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Sunday, October 22, 2000 - Page updated at 12:00 AM

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Times Endoresement

GOV. George W. Bush is the clear choice for president of the United States.

How Bush became the candidate of this editorial page that endorsed Michael Dukakis, Bill Clinton and, as recently as last year, the fledgling campaign of Sen. Bill Bradley, is a tale of this political year and of the words and actions the two major-party candidates have chosen in their run for office.

On two large themes, Bush has emerged as the superior candidate. Much about him is unknown and much about him remains untested in national office. But in the end, this was not a decision based on offices held or promises made, it was about the qualities Americans need and deserve in those who hold public trust. This endorsement is founded on two bedrock differences between Bush and Vice President Al Gore:

Integrity and civility

The thread that binds last year's early endorsement of Bill Bradley for president to today's endorsement of George W. Bush is ethical behavior, as a candidate and as an opponent. Gore's attacks on Bradley during the primary debates were a glimpse of his hunger to win at any cost. While Bush must still earn our trust for his own ethical behavior in the White House, Gore has already lost it.

Bush promises to bring a sense of bipartisanship to the White House and has shown that ability with Democrats in the Texas statehouse. Gore shares the blame for one of the most divisive and partisan periods in recent federal history. If the Repub-licans in Congress get public contempt for narrow, stingy, partisan bickering, they have danced with an equal partner in the Clinton-Gore White House, a place of contrivance and delay when faced with legitimate public inquiry.

Bush was elected twice in a large, multicultural state with aspects that mirror much of America. The Texas governorship is sometimes a muted office, but what emerges about Bush in public forums is his natural embrace of diversity and education. He is not an artificial man. His most intense and free-flowing talk arrives when the topic is classrooms. During the debates, his passion for education for all students overwhelmed Gore's bureaucratic approach to education reform.

Taxes and trade

While the economy under the Clinton-Gore administration has been spectacular, it is not a certainty that Gore's policies would allow the lighter hand of government that stimulates economic growth. On a wide range of issues, Gore shows an instinctive reach to government for nearly all solutions. Yet, the past eight years have shown it is a combination of personalities and events, from a budget-conscious Congress to the tough love of Federal Reserve Chairman Alan Greenspan, that have sparked the country's remarkable boom. In policies and words, Gore has abandoned the "Third Way" of Democratic politics that was supposed to diminish the federal role traditional to his party.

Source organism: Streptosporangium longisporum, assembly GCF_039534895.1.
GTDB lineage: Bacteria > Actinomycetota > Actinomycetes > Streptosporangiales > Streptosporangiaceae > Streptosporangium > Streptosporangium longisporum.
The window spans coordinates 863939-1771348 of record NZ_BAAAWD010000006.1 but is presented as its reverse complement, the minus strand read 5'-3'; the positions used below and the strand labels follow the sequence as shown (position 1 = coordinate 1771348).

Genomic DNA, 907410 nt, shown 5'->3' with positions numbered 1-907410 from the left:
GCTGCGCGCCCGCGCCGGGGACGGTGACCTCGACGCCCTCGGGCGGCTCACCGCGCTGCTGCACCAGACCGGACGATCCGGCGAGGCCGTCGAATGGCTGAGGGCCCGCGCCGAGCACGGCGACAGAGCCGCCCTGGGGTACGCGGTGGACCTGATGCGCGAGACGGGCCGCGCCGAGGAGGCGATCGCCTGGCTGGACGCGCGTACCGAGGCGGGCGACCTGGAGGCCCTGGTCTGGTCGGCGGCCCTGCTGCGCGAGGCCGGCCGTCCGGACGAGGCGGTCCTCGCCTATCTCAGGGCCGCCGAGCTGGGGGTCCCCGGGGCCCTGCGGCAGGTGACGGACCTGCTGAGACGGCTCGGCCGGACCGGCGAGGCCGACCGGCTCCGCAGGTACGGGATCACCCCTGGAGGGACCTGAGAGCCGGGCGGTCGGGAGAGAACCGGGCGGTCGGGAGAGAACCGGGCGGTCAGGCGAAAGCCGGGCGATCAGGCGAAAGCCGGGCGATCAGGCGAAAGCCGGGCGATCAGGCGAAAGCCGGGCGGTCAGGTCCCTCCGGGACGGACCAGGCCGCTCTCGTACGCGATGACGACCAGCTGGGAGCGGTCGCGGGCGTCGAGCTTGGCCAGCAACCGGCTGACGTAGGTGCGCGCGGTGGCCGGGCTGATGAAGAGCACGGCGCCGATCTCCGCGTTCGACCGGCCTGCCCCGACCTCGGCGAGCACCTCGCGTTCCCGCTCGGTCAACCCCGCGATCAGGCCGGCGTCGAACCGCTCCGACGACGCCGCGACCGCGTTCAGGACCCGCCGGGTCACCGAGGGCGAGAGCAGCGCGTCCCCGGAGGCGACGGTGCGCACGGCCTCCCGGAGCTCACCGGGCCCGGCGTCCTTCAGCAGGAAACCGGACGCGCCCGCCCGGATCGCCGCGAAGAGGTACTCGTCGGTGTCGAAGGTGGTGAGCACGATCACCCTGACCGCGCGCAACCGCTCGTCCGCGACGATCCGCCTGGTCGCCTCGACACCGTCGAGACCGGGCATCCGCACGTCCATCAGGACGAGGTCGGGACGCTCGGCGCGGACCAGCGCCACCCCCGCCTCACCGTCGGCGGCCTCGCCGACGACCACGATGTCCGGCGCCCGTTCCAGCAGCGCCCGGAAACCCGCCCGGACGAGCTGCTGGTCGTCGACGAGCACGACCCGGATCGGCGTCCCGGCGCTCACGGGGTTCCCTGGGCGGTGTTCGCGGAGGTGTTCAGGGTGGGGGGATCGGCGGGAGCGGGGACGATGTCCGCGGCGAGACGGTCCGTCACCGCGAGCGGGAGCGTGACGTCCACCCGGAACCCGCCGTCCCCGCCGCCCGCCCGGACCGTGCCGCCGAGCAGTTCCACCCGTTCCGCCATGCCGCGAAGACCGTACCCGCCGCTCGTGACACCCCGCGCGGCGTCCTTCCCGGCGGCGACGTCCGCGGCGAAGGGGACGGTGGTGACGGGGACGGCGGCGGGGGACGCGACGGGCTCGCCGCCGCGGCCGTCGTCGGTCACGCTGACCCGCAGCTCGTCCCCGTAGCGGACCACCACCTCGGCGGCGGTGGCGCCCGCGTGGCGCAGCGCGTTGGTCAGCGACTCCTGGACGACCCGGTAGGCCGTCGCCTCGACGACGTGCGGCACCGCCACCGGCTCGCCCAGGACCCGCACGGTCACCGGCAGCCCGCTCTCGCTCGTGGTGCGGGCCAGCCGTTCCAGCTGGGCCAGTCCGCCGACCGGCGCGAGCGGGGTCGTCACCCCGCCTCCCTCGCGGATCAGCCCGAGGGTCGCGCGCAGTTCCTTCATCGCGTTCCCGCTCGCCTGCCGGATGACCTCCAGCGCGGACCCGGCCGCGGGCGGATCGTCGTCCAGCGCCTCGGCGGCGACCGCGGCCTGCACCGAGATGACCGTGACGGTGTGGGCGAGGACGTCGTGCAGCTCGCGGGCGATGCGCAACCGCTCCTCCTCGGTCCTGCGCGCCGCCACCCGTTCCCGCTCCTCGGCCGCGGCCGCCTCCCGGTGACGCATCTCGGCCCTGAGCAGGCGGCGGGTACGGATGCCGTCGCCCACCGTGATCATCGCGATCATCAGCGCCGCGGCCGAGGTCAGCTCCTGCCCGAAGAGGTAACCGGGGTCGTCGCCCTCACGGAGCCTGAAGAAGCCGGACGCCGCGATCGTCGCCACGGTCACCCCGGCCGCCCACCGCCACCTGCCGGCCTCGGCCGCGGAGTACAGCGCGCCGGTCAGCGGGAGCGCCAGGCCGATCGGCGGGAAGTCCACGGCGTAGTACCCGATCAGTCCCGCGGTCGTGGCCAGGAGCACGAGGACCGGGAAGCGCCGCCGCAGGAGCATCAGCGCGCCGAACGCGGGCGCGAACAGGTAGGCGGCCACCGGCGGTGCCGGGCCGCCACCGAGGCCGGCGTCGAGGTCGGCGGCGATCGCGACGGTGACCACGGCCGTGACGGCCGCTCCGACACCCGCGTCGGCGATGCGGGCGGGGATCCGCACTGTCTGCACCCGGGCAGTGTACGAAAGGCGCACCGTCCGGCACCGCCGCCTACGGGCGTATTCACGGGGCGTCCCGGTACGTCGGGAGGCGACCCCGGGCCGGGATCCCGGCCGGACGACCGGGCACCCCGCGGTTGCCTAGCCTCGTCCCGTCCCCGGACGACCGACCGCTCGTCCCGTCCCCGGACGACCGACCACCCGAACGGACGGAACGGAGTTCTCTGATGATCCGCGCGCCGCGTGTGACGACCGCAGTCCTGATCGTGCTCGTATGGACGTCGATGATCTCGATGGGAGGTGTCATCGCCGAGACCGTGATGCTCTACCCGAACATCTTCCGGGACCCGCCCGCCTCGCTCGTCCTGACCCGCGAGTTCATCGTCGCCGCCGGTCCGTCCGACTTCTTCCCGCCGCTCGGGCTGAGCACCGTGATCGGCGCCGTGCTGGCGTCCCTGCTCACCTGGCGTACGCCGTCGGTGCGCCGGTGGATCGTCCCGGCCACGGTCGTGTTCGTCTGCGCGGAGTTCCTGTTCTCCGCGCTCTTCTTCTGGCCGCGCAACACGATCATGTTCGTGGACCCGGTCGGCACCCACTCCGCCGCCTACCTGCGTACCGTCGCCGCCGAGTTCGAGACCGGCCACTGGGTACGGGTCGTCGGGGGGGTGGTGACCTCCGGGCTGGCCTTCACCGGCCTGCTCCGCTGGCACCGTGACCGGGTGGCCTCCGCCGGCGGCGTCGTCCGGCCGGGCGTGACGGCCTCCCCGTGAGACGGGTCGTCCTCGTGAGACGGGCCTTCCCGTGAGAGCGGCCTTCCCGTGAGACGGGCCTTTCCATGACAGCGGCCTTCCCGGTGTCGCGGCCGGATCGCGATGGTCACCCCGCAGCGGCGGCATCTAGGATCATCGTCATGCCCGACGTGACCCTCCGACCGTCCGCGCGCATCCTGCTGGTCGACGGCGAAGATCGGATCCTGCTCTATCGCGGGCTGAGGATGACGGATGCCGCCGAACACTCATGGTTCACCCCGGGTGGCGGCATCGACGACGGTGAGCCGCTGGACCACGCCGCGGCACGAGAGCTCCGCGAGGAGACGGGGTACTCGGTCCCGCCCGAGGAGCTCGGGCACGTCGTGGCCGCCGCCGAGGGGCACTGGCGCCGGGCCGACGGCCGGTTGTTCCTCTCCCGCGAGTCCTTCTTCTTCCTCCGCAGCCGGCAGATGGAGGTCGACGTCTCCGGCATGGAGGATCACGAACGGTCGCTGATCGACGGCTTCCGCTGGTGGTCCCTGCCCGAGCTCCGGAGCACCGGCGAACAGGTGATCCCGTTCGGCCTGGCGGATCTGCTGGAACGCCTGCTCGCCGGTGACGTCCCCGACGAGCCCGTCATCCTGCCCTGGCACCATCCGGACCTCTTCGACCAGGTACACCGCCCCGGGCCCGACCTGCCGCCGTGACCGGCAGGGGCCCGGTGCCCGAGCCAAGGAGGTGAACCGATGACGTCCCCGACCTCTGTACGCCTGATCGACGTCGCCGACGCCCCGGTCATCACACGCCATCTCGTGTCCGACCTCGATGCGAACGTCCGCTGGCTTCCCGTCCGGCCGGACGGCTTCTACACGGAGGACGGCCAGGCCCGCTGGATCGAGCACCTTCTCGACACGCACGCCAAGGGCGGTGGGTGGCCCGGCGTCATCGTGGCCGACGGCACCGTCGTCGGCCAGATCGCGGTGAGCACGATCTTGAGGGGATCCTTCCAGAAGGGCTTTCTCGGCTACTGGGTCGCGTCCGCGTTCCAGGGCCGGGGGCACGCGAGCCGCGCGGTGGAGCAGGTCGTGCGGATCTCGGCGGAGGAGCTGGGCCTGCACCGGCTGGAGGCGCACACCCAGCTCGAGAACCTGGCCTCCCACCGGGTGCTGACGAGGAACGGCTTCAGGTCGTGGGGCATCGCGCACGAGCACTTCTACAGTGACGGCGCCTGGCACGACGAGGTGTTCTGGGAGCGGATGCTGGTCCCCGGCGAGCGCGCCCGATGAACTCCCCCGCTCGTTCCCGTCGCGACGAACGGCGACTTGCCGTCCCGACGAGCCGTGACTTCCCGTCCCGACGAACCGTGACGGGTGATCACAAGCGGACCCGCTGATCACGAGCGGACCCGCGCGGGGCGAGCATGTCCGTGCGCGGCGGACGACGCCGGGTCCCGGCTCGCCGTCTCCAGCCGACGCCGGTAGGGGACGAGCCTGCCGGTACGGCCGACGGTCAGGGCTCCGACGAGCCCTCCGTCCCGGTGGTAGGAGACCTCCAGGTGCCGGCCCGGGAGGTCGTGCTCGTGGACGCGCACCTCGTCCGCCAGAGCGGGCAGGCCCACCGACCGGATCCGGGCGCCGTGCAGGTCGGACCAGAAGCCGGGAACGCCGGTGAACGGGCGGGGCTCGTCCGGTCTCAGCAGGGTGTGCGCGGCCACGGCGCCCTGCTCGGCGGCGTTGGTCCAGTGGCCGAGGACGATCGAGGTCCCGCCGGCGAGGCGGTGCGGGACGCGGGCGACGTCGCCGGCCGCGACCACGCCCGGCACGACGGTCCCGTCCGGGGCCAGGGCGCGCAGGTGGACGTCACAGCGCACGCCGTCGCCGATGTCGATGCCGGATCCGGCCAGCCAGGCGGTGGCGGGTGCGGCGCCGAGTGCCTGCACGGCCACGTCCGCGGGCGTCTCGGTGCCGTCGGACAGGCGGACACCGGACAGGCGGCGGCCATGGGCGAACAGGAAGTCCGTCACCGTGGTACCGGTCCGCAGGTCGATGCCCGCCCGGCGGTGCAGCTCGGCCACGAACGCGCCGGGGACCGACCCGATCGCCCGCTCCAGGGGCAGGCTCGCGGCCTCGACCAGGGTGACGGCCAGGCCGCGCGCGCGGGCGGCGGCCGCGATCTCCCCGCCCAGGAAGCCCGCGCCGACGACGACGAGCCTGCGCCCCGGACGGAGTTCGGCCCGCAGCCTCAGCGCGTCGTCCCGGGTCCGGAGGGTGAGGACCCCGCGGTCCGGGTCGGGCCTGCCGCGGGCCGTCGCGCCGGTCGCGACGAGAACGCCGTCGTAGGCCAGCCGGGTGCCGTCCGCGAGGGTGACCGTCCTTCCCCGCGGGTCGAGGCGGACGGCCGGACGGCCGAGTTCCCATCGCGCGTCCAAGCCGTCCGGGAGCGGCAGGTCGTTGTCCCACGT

Bush understands, possibly better than Gore can ever know, the dynamics of taxes, regulations and enterprise that form a successful business. On singular issues such as the Northwest's dependence on trade and global commerce, Bush is certain and straightforward, Gore is hesitant. He favors trade but is quick to accommodate anti-trade forces with rationales for more studies and reviews. He equivocates on nearly everything. One simple example is the issue of removal of Northwest dams. Gore could not give a straight answer and was finally saved when President Clinton delayed a federal decision for another decade.

No endorsement of a modern presidency can dodge the question of abortion. On this issue, we have a profound disagreement with Bush's record and the Republican Party platform he represents. On abortion and the wider, comprehensive spectrum of issues that deal with women's health and family planning, there is a sharp difference between this editorial page and Gov. Bush. The question is whether reproductive rights create an unreachable divide between pro-rights advocates and the Texas governor. We conclude they do not.

This time and under these circumstances, we believe the overpowering need for integrity and civility in office, for a realistic balance between government and commerce, for a new, bipartisan era to confront the needs of the nation all point to the election of George W. Bush.

Copyright (c) 2000 Seattle Times Company, All Rights Reserved.

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